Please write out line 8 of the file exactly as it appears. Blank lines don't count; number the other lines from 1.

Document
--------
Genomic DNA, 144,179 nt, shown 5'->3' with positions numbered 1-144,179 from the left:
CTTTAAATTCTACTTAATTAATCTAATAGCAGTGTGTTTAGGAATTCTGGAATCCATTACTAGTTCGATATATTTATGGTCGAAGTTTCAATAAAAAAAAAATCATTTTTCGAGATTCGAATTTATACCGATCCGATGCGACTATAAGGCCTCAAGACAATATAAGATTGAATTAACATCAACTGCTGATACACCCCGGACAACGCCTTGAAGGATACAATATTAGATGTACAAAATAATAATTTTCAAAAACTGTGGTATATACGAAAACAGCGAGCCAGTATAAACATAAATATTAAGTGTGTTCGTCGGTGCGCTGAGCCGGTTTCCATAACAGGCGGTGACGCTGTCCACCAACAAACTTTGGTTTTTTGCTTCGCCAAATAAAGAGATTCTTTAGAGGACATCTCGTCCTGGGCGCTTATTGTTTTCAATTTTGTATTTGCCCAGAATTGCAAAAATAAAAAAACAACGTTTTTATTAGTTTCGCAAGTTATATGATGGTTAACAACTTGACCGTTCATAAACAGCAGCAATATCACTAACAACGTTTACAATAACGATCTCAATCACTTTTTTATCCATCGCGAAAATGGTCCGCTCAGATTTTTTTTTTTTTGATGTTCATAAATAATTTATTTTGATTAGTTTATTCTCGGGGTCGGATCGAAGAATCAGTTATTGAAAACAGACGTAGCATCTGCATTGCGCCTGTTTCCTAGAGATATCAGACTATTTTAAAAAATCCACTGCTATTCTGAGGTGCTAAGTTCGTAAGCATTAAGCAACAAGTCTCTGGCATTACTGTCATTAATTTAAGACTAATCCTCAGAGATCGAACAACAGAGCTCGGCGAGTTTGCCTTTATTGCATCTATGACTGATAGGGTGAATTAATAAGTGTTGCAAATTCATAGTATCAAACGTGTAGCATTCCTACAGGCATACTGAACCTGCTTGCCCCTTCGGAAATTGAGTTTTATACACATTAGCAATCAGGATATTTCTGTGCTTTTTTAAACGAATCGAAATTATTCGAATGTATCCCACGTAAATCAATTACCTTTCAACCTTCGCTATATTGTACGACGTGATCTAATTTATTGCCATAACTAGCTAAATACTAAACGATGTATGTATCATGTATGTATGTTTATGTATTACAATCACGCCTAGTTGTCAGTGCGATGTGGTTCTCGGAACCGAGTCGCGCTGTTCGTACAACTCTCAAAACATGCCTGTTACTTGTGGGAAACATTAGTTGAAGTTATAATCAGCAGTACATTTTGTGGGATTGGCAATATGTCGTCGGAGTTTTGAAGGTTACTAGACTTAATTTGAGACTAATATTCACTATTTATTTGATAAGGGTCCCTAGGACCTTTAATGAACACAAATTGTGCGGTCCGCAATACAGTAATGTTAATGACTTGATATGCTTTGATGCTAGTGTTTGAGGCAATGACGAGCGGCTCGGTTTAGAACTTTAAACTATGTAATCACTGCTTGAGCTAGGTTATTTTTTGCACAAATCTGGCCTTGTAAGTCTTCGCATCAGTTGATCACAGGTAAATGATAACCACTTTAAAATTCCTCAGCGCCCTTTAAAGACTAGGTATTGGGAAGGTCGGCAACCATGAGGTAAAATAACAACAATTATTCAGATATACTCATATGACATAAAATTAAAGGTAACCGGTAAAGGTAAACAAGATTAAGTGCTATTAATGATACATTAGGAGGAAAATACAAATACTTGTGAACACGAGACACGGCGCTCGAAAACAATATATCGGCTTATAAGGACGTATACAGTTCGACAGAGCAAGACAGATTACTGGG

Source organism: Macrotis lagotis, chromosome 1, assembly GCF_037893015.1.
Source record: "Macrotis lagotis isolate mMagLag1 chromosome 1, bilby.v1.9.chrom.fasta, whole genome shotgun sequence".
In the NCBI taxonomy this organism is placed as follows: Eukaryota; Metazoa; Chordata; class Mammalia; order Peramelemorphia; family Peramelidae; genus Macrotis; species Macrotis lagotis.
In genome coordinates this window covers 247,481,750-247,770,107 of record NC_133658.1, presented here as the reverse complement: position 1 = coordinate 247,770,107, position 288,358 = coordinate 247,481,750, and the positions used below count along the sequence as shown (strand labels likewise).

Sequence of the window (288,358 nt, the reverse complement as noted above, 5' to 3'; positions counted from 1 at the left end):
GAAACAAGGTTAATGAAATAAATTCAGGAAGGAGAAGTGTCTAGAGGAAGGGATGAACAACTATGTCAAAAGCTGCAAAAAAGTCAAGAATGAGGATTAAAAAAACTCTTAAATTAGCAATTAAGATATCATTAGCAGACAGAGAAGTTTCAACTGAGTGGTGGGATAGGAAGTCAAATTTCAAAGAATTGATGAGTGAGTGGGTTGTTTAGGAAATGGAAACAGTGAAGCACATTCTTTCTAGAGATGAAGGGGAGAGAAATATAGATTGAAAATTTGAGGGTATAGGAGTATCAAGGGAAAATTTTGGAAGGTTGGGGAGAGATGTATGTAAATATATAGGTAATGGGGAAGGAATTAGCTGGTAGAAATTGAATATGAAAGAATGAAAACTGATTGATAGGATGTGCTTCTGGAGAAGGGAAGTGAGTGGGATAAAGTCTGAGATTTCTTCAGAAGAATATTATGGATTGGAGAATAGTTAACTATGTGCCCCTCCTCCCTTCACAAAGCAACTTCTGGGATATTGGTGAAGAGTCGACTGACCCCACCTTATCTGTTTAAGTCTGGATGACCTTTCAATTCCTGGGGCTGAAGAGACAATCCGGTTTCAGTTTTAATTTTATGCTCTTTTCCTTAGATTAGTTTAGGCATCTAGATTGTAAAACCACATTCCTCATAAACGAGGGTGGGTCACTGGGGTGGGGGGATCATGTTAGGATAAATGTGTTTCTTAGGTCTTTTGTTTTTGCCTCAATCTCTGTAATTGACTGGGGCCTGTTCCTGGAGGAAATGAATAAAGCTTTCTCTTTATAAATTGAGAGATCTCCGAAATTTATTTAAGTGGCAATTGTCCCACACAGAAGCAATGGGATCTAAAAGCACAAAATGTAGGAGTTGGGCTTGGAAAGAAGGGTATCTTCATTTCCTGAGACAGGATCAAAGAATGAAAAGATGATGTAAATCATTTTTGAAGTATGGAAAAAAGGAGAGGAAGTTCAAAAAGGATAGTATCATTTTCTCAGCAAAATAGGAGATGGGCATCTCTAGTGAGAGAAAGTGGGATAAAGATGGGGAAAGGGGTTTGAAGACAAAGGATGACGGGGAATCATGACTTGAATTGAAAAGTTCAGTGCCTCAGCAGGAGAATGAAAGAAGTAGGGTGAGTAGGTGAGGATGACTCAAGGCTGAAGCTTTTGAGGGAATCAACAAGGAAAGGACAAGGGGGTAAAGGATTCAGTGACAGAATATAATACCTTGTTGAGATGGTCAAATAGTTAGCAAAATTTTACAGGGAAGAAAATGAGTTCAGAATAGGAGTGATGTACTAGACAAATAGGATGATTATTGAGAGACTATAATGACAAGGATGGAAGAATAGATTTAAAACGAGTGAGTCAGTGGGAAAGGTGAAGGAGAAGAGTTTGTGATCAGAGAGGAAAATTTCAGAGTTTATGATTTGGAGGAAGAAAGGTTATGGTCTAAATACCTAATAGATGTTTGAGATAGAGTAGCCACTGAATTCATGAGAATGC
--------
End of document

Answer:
GAAACAAGGTTAATGAAATAAATTCAGGAAGGAGAAGTGTCTAGAGGAAGGGATGAACAACTATGTCAAAAGCTGCAAAAAAGTCAAGAATGAGGATTAAAAAAACTCTTAAATTAGCAATTAAGATATCATTAGCAGACAGAGAAGTTTCAACTGAGTGGTGGGATAGGAAGTCAAATTTCAAAGAATTGATGAGTGAGTGGGTTGTTTAGGAAATGGAAACAGTGAAGCACATTCTTTCTAGAGATGAAGGGGAGAGAAATATAGATTGAAAATTTGAGGGTATAGGAGTATCAAGGGAAAATTTTGGAAGGTTGGGGAGAGATGTATGTAAATATATAGGTAATGGGGAAGGAATTAGCTGGTAGAAATTGAATATGAAAGAATGAAAACTGATTGATAGGATGTGCTTCTGGAGAAGGGAAGTGAGTGGGATAAAGTCTGAGATTTCTTCAGAAGAATATTATGGATTGGAGAATAGTTAACTATGTGCCCCTCCTCCCTTCACAAAGCAACTTCTGGGATATTGGTGAAGAGTCGACTGACCCCACCTTATCTGTTTAAGTCTGGATGACCTTTCAATTCCTGGGGCTGAAGAGACAATCCGGTTTCAGTTTTAATTTTATGCTCTTTTCCTTAGATTAGTTTAGGCATCTAGATTGTAAAACCACATTCCTCATAAACGAGGGTGGGTCACTGGGGTGGGGGGATCATGTTAGGATAAATGTGTTTCTTAGGTCTTTTGTTTTTGCCTCAATCTCTGTAATTGACTGGGGCCTGTTCCTGGAGGAAATGAATAAAGCTTTCTCTTTATAAATTGAGAGATCTCCGAAATTTATTTAAGTGGCAATTGTCCCACACAGAAGCAATGGGATCTAAAAGCACAAAATGTAGGAGTTGGGCTTGGAAAGAAGGGTATCTTCATTTCCTGAGACAGGATCAAAGAATGAAAAGATGATGTAAATCATTTTTGAAGTATGGAAAAAAGGAGAGGAAGTTCAAAAAGGATAGTATCATTTTCTCAGCAAAATAGGAGATGGGCATCTCTAGTGAGAGAAAGTGGGATAAAGATGGGGAAAGGGGTTTGAAGACAAAGGATGACGGGGAATCATGACTTGAATTGAAAAGTTCAGTGCCTCAGCAGGAGAATGAAAGAAGTAGGGTGAGTAGGTGAGGATGACTCAAGGCTGAAGCTTTTGAGGGAATCAACAAGGAAAGGACAAGGGGGTAAAGGATTCAGTGACAGAATATAATACCTTGTTGAGATGGTCAAATAGTTAGCAAAATTTTACAGGGAAGAAAATGAGTTCAGAATAGGAGTGATGTACTAGACAAATAGGATGATTATTGAGAGACTATAATGACAAGGATGGAAGAATAGATTTAAAACGAGTGAGTCAGTGGGAAAGGTGAAGGAGAAGAGTTTGTGATCAGAGAGGAAAATTTCAGAGTTTATGATTTGGAGGAAGAAAGGTTATGGTCTAAATACCTAATAGATGTTTGAGATAGAGTAGCCACTGAATTCATGAGAATGC